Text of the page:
Reports on the BBC News On-Line last week suggest another “return to old fashioned values”, the Government’s stock response when all else fails. This time it is in relation to teaching English grammar at primary school, the first time in a while that such focus has been placed on this foundation of the language at that level.
Top marks, in my view. I cannot be alone among employers in grinding what’s left of my teeth through the stilted prose of hundreds of job applications, each doing its own small violence to the English language – “like” instead of “as if”, nouns wavering about uncertainty between singular and plural, “people that …” instead of “people who …”, adjectives as adverbs, etc.
I hear all those cries that it does not matter so long as you can understand what it means and that language has always evolved and always will. No doubt Shakespeare took many liberties with the English of the early 1600′s, and so on. Of course there is something in all those sentiments. However, I am looking at a job application from someone who wishes to be a lawyer with this firm – someone who wants to impress me with his attention to detail, his ability to express himself clearly and his intelligence – and for the most part I am coming away unimpressed. Am I wrong to think that this matters? After all, the novelist Kurt Vonnegut Jr. advised people to avoid semi-colons altogether on the basis that “all they do is show you’ve been to college”. Even if that were right, am I not entitled to want the firm’s clients to know that they are paying for that sort of quality? For solicitors, as for many other professionals, good English should be as much a part of the uniform as the doctor’s white coat – not absolutely essential in a tight corner, but very reassuring the rest of the time.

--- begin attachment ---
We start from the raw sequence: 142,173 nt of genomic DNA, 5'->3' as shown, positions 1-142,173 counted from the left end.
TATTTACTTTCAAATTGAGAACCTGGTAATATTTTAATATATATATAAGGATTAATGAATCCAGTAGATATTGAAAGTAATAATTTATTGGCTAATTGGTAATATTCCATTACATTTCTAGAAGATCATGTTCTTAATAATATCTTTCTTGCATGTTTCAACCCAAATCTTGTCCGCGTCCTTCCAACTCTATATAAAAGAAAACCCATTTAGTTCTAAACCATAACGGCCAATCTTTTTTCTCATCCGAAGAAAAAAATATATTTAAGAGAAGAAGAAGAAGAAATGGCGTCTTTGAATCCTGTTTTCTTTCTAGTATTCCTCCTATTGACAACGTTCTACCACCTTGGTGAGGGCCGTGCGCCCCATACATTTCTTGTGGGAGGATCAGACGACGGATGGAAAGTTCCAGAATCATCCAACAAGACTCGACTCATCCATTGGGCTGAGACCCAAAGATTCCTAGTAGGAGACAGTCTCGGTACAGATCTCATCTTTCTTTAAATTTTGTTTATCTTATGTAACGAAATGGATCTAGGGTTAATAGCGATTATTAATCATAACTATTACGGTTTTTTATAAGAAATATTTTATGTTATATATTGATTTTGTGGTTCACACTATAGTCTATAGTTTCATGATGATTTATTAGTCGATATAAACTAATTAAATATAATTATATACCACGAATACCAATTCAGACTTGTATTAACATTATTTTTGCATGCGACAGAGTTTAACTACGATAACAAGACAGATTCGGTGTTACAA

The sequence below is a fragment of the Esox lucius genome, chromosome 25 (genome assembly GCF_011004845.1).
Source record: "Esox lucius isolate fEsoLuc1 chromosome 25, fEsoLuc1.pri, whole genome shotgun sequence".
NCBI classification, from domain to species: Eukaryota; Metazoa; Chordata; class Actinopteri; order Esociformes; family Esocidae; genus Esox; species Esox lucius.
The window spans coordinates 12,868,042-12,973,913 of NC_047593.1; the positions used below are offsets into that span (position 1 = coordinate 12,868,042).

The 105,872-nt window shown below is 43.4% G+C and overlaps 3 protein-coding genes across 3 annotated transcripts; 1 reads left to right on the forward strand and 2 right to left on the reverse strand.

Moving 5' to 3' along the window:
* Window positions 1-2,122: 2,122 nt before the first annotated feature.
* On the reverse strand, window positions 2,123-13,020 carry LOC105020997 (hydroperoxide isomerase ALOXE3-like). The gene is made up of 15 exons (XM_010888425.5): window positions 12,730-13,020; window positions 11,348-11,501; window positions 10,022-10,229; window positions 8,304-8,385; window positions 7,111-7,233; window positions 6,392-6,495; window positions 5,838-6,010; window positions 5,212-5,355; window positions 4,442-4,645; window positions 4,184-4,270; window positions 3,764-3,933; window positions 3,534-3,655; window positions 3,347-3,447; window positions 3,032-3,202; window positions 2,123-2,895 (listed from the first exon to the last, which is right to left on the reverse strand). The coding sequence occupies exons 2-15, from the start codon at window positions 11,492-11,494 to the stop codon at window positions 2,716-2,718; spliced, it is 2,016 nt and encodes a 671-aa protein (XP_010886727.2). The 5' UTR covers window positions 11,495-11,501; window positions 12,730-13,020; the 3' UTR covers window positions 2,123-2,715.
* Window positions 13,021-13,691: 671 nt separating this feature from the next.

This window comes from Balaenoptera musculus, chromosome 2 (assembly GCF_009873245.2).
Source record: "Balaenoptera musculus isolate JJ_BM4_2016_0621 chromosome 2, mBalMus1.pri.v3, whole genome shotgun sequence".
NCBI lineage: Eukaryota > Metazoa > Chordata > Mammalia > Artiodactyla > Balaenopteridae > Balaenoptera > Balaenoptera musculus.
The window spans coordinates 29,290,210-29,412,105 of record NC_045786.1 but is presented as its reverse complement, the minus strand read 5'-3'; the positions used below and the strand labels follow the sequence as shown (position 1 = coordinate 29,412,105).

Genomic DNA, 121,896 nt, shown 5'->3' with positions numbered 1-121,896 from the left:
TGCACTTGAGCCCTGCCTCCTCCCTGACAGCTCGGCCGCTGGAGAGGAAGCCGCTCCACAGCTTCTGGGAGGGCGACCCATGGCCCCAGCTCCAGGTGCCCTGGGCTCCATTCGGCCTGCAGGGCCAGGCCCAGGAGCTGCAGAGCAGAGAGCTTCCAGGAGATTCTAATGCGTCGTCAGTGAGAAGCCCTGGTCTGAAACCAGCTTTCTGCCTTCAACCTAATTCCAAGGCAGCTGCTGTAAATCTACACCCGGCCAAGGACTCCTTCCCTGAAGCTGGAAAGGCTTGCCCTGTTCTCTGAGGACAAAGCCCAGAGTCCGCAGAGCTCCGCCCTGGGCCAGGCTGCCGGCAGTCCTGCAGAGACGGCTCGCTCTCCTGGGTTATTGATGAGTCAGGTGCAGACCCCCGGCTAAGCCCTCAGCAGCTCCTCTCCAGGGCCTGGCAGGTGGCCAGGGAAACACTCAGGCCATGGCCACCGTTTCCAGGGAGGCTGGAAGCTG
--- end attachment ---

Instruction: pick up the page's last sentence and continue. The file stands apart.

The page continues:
So at the recruitment stage, can you use the grammar of the application as a filter? Or do you just risk claims of age, race or disability discrimination instead? It depends on the job. Of course you should not let hiccups in grammar blind you to the merits of the rest of the application, especially where writing plays only a very small part in the role. London Underground came unstuck in an indirect race discrimination claim many years ago by requiring job applicants to possess standards of English quite irrelevant to the requirements of a Tube driver, thereby statistically prejudicing those with some other native language. Age is probably not an issue – a tendency to slovenly writing is in no sense the preserve of the young, however it may seem.
Absent that, however, scattering commas and apostrophes over your application as if by blunderbuss and including grammatical errors which would be perfectly obvious if the writer had just taken the time to read the form to himself even once, can certainly be a deal-breaker. Remember that recruiters make judgments about candidates all the time for more or less superficial reasons, and basing such assessments on the use of language is at least a rationale more objective and more easily demonstrated than most. But one small tip – if you do reject an application on that basis, do make that there are no errors at all in the letter telling the candidate of that decision! Especially if the candidate is from a minority, any such carelessness on your part is a clear message to the Tribunal that you are not as bothered by these things as you have claimed, and therefore that the real reason for the rejection is potentially something more sinister and less lawful.
Henry Fowler, author of the Dictionary of Modern English Usage in 1926 (yes, I know, but it was at the time) wrote that those who neither knew nor cared what a split infinitive was “are the vast majority, and are a happy folk”, to be envied by the rest of us. Apply that to grammatical niceties generally and that’s okay only if you are content with “Ignorance is bliss” as your company’s vision statement. If you would prefer something a little more aspirational for your clients and workforce, however, then fear not – it seems that your hour is nigh.